Financial Abstraction

Elsewhere on this site, we have learned that mindlessly accepting the authority of others can have disastrous consequences on our betting, and that we need to constantly monitor when we might be doing it, because Stanley Milgram’s experiments, first carried out in the 1960s, showed that we are cognitively hard-wired to blindly follow whatever someone in a white coat (or racing commentator with a microphone) tells us.


The Milgram experiments potentially teach us more, though. Whilst the results in themselves are stark – many of us will deliver a possibly fatal electric shock to an innocent victim if we are told to – the reasons behind those results are arguably more interesting.

Postulating why participants behaved in the ways they did, Milgram offered the agentic state theory, which suggested that once someone detaches themselves from responsibility, they no longer view their actions as their own, and so they cease to apply their morality in the same way they usually would.

Philippa Ford’s famous thought-experiment, first proposed in the 1960s, gives an insight as to why. If a runaway train carriage is headed for five stricken humans, would you pull a lever to switch the carriage to another track, where it would only kill one? According to Ford, most of us would.

But the thought-experiment continues: if you could also save the five men, but would have to push a man standing beside you on to the rails to guarantee the carriage’s derailment, could you still do it? Most, apparently, wouldn’t.

Ford’s explanation is that the first option is more acceptable to us because pulling a lever is abstracted from the direct act of killing someone, whereas pushing the man is not. In one, we view ourselves as being an agent of death; in the other, we distance ourselves from that agency.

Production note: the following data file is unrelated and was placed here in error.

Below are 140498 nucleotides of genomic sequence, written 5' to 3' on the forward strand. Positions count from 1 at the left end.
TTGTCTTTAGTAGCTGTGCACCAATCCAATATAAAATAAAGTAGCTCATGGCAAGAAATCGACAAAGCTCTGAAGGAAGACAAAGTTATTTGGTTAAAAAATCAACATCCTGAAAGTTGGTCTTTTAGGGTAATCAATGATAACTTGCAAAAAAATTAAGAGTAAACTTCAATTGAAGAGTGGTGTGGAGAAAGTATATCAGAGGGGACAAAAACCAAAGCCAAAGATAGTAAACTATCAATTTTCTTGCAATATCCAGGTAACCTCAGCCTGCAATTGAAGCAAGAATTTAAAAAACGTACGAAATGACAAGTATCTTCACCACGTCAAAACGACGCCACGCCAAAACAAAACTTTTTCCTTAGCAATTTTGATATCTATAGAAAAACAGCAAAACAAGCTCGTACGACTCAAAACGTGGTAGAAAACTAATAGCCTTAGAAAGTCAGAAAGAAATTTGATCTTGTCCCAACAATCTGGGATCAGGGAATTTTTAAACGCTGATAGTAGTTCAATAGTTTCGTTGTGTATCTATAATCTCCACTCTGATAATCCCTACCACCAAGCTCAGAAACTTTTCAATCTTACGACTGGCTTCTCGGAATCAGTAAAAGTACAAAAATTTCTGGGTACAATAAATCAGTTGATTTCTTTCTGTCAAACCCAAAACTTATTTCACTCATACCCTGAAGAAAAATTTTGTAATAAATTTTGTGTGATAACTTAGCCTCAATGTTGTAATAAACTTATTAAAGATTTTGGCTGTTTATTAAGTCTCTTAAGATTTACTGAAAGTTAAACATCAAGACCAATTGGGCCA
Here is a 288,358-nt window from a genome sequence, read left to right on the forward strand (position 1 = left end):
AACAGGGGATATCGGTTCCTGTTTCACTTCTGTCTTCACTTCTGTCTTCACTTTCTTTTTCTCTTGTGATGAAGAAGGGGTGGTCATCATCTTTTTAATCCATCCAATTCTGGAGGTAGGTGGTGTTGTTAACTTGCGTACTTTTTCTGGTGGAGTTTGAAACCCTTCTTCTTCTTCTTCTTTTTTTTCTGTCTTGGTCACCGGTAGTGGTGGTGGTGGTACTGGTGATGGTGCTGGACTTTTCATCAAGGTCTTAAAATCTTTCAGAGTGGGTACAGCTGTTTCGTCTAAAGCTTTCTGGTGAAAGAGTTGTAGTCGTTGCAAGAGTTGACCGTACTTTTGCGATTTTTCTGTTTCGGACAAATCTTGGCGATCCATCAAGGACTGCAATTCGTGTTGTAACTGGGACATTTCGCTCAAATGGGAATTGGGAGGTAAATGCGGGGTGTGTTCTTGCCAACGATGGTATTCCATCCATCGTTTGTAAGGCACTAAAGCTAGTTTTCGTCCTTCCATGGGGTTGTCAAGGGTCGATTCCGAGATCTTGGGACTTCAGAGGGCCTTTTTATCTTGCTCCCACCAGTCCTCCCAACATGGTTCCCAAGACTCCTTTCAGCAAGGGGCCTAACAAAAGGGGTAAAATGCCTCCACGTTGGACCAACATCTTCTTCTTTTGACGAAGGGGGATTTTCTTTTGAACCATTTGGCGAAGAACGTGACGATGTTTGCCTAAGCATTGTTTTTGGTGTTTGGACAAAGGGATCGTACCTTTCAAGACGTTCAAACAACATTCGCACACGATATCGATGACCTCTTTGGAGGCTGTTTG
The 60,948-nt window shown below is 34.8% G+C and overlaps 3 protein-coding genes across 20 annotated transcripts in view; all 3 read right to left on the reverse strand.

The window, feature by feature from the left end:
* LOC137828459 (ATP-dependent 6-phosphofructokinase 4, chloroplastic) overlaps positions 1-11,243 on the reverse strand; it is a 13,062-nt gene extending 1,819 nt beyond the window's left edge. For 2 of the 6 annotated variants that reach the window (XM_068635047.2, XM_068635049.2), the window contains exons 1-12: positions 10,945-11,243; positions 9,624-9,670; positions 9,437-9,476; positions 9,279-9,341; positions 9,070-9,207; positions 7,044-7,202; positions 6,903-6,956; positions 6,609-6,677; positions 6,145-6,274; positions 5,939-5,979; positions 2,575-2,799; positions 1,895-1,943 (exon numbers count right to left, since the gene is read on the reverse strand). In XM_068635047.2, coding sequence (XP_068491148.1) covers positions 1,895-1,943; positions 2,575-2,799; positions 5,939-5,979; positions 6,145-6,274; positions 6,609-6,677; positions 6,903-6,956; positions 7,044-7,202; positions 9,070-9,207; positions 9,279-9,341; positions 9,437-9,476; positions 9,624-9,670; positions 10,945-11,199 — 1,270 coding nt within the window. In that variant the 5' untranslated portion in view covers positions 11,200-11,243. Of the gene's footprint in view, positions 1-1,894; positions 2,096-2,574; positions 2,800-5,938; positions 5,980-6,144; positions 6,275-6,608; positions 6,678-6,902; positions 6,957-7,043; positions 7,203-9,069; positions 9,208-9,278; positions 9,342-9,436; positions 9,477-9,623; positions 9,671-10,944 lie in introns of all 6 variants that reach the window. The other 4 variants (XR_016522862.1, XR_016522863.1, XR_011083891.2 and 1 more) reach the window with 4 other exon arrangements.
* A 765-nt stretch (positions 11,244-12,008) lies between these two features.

Anyone who has seen the WikiLeaks video of the Apache Attack Helicopters in Iraq, allegedly killing Reuters photojournalist Namir Noor-Eldeen and assistant Saeed Chmagh, among others, whilst the pilots react as if playing a computer game, have seen a blunt vision of the dangers of this dissociated agency in action: the pilots were not shooting human beings, they were playing a computer game, detached from the magnitude of their actions.

This kind of dissociation occurs in the financial world, too. US financial guru, Adam Carroll, has observed how his children fundamentally change their approach to playing Monopoly when, instead of handing out fake notes at the start of the game, his children are instead given $10,000 in real dollar bills.

When money is abstracted from reality – as it is in a traditional game of Monopoly – then why not seek to complete the set of Flinders Way and Kings Avenue, simply on the basis that you like the colour? Carroll uses this experiment to explain why so many US students find themselves insolvent at a young age – if the loans they take out to fund their education are just large numbers on a screen, disproportionate to the amounts of money they have dealt with before, how can they be expected not to spend it irresponsibly?